On some occasions, you can use a repeated I without who.
A: Who do you love the most?
B: I'm the person (who/m) I love the most.
But this is because the subject and object are the same - I, me.
I love myself the most. I saw myself in the mirror.
(1) Then, suddenly I heard the voice of one of the other members of the research team WHO I´d met earlier.
In this case, there is a potential problem with knowing whether the referent of the relative clause is "one of the members", or "the research team". This would be especially so if instead of 'team', a more personal term like 'the research people' was used. But that's another problem.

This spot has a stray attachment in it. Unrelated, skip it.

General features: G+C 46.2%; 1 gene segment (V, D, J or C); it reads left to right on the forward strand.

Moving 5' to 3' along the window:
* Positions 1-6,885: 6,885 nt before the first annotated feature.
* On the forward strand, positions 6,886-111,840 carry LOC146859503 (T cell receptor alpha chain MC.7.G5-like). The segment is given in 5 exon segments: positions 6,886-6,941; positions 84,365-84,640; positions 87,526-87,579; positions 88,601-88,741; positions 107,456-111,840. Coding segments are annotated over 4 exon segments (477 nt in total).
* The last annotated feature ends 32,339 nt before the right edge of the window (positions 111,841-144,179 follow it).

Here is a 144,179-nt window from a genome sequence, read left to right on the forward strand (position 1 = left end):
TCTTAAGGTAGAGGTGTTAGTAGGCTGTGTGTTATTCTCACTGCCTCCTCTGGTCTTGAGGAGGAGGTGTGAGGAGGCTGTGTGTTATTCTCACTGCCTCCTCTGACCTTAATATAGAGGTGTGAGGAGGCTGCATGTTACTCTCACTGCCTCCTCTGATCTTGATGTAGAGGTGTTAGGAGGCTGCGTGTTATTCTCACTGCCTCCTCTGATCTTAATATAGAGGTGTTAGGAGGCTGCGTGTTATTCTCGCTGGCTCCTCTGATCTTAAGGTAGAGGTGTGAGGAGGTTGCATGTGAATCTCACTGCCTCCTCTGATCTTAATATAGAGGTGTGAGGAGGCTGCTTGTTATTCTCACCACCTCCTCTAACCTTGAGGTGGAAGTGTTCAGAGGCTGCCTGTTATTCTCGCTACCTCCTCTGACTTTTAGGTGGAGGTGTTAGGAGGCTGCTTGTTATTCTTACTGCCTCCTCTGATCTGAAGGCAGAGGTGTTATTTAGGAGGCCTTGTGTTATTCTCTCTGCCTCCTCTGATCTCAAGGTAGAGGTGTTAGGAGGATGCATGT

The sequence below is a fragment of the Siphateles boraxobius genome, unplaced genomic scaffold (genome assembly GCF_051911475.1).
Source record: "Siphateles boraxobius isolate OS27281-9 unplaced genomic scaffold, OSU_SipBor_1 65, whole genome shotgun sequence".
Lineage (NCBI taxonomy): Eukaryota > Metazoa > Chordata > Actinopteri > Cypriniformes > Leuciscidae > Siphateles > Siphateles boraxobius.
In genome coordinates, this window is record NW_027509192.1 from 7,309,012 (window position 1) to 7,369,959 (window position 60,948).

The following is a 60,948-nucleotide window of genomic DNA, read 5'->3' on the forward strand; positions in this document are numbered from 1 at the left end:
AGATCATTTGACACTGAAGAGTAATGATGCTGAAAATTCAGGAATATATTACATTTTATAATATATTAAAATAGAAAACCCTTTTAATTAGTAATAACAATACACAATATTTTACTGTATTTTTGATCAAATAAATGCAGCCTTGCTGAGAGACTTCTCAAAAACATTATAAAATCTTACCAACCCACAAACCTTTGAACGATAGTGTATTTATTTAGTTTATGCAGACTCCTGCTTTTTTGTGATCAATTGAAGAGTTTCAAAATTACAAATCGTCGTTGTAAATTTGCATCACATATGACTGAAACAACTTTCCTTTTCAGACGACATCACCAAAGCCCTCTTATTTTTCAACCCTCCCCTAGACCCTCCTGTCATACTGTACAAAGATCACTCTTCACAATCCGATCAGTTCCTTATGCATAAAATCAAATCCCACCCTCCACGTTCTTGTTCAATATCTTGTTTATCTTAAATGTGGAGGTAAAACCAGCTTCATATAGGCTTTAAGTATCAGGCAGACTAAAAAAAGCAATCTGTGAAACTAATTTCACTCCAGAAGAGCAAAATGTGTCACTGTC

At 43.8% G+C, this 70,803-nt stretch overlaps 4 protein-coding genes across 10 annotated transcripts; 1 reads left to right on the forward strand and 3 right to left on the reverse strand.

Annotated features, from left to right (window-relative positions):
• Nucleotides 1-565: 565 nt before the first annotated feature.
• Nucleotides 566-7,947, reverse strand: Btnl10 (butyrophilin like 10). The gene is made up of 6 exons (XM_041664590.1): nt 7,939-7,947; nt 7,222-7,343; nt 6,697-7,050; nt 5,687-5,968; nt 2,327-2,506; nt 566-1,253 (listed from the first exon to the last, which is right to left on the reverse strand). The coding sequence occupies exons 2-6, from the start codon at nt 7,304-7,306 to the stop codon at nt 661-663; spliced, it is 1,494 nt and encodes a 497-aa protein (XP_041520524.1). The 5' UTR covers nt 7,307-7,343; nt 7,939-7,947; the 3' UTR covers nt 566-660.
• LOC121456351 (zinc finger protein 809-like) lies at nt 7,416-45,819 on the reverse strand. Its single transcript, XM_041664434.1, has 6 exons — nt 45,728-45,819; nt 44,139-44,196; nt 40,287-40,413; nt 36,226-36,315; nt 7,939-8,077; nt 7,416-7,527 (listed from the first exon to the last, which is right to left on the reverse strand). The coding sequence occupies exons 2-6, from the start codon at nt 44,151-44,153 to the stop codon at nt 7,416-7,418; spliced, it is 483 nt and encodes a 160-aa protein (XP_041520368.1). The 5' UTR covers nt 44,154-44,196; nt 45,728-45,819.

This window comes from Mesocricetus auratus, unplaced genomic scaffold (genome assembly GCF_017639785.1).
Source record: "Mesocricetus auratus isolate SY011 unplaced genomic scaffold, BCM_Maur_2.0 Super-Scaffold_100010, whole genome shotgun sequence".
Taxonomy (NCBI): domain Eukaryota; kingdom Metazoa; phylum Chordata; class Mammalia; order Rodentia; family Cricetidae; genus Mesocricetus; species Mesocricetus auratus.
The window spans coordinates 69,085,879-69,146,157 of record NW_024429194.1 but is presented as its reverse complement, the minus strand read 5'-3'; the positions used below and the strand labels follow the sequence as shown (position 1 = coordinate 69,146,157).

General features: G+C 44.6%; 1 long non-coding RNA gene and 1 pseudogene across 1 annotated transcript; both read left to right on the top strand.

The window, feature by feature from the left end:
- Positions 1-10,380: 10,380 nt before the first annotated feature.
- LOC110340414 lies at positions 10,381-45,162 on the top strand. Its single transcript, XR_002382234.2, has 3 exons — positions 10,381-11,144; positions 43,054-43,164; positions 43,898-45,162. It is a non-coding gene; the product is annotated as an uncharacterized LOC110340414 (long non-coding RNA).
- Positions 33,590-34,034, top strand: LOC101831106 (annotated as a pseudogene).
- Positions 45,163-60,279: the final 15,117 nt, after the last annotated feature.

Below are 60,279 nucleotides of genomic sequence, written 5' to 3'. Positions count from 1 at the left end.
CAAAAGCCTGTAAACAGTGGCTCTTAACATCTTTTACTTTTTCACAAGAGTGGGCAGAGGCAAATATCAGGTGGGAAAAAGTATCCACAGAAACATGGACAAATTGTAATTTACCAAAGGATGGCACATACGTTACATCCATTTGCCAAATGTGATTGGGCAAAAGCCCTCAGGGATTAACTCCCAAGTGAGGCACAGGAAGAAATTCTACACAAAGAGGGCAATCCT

So, the rule you quote:
WHO (or WHICH) can be omitted if the verb after the relative pronoun has a DIFFERENT SUBJECT.
does not mean that WHO (or WHICH) cannot be omitted if the subject is the same.